Mr Benn is a children’s book and TV character for whom trying on fancy dress leads to great adventures. Mr Benn’s namesake, the Labour MP Hilary, has apparently slipped into clerical garb to become one of what Jacob Rees-Mogg calls the ‘High Priests of Remain’, whose evangelical mission is to frustrate Brexit and use any means at their disposal to keep us tethered to the EU.
Hilary Benn chairs the snappily titled Commons Select Committee for Exiting the European Union. On Sunday 18 March, Benn’s committee published what fellow member Rees-Mogg described as a ‘partisan’ report, one that seeks to pave the way for extending the Article 50 process through a prolonged transition period – a recommendation and tactic which vice-chair and dissident John Whittingdale rightly declared would ‘ignore the wishes of the people and delay Brexit by an indefinite period’.
The mentality of the Brexit Committee’s Remain majority is apparent in the report’s conclusion number 17: ‘If a 21-month [April 2019 to December 2020] transition/implementation period is insufficient to conclude and ratify the treaties/agreements . . . the only prudent action would be for the Government to seek a limited prolongation to avoid unnecessary disruption.’ Small wonder JRM dismissed the report as ‘the prospectus for the vassal state . . . a future not worthy of us as a country’.
The committee’s recusant Brexiteers who refused to sign off Benn’s report were able to append their own ‘minority’ view: ‘The majority report would keep us in the customs union and the single market, which is an attempt to keep us in the EU by sleight of hand. Those of us who respect the instructions the people gave us in the referendum could not support so partisan a text.’ Amen to that.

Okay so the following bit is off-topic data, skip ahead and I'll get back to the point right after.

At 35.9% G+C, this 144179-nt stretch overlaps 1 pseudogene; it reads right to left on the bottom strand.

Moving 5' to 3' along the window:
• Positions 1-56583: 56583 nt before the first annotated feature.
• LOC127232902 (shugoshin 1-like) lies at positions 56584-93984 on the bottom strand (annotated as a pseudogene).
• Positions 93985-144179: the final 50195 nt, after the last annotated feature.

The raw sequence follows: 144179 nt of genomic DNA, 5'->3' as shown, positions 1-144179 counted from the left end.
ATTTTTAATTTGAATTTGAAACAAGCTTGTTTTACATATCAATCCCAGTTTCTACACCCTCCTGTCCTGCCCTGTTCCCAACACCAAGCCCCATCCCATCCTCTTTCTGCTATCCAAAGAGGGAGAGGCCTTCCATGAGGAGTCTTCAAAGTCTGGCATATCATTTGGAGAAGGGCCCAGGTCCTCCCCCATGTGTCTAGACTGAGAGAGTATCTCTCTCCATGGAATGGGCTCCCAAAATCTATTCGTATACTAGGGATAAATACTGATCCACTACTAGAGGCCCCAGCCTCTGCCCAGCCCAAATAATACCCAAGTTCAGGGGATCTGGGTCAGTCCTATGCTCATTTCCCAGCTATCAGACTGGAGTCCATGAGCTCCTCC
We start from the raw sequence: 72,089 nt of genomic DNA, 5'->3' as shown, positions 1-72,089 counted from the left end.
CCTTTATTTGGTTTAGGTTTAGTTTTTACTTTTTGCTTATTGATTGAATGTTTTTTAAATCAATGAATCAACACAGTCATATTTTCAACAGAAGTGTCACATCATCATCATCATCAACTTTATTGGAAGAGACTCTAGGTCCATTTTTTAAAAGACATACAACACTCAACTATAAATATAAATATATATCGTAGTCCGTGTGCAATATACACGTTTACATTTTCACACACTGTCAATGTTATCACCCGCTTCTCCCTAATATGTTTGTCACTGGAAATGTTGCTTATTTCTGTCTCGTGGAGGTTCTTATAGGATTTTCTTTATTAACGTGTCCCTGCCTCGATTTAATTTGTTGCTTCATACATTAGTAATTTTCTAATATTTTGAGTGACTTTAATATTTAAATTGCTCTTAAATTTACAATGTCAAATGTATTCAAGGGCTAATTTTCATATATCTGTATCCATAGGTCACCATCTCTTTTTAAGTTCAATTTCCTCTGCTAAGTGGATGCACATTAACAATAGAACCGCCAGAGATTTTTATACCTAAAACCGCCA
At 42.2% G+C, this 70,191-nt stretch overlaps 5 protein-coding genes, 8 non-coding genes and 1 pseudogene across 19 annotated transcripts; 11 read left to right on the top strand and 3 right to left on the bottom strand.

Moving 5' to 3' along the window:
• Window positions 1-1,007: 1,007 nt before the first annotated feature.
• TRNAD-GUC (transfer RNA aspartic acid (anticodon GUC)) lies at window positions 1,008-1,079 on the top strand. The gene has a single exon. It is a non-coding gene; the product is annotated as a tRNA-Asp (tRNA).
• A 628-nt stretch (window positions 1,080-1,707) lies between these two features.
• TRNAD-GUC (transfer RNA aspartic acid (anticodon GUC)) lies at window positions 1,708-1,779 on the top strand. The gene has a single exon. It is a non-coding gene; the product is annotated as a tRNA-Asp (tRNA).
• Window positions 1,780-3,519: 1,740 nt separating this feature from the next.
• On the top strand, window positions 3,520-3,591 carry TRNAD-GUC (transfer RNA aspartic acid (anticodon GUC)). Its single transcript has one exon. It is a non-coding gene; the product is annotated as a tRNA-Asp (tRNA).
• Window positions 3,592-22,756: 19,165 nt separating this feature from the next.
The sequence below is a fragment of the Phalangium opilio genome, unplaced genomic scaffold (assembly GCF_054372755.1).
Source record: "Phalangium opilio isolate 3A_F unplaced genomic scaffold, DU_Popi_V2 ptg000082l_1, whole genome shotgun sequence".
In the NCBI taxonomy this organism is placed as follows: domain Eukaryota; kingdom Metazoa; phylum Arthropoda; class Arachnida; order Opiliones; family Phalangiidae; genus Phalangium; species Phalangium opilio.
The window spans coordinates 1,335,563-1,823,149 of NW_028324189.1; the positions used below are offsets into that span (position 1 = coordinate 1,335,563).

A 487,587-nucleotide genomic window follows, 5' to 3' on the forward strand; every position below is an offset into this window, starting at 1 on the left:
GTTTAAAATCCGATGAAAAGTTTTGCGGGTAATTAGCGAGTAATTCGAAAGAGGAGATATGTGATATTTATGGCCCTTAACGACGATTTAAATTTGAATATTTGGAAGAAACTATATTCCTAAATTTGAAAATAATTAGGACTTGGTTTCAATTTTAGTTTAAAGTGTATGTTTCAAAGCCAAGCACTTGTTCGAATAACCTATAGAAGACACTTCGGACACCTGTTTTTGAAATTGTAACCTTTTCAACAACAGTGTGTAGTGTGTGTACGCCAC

Interviewed on BBC TV’s Sunday Politics on the day of publication, and in sober suit rather than cassock, high priest Hilary Benn smoothly assured us that the majority report is ‘not about undermining the referendum result’, this of course being the Remainers’ unconvincing mantra. Benn also claimed ‘nobody wants a never-ending process’. Are you sure about that, Hilary? It seems to me there is no shortage of EU-worshippers who would now happily settle for ongoing procrastination and a ‘transition’ arrangement of the type Milton Friedman had in mind when he pithily observed ‘nothing is so permanent as a temporary government programme’.
As we know, Hilary Benn did not inherit his father’s principled antipathy towards the EU. Happily, to proffer an alternative view, Sunday Politics had on hand the ever-reliable Isabel Oakeshott, from whose earlobes were suspended two large brushes which could alternatively emulsion a wall.
The redoubtable Isabel correctly countered (from 5:40): ‘Every time we get to these crunch positions, elements within parliament try to cause us to cave . . . [the negotiating process] is just going to expand to fill the time available, we need these deadlines, however uncomfortable they may be . . . ultimately nobody on your side of the argument is going to be happy with the timeframe, it will simply expand and expand and expand until, de facto, we just stay in.’
Bravo, Isabel, for giving Hilary Benn a pasting – and for applying it verbally, without resorting to those extraordinary brushes.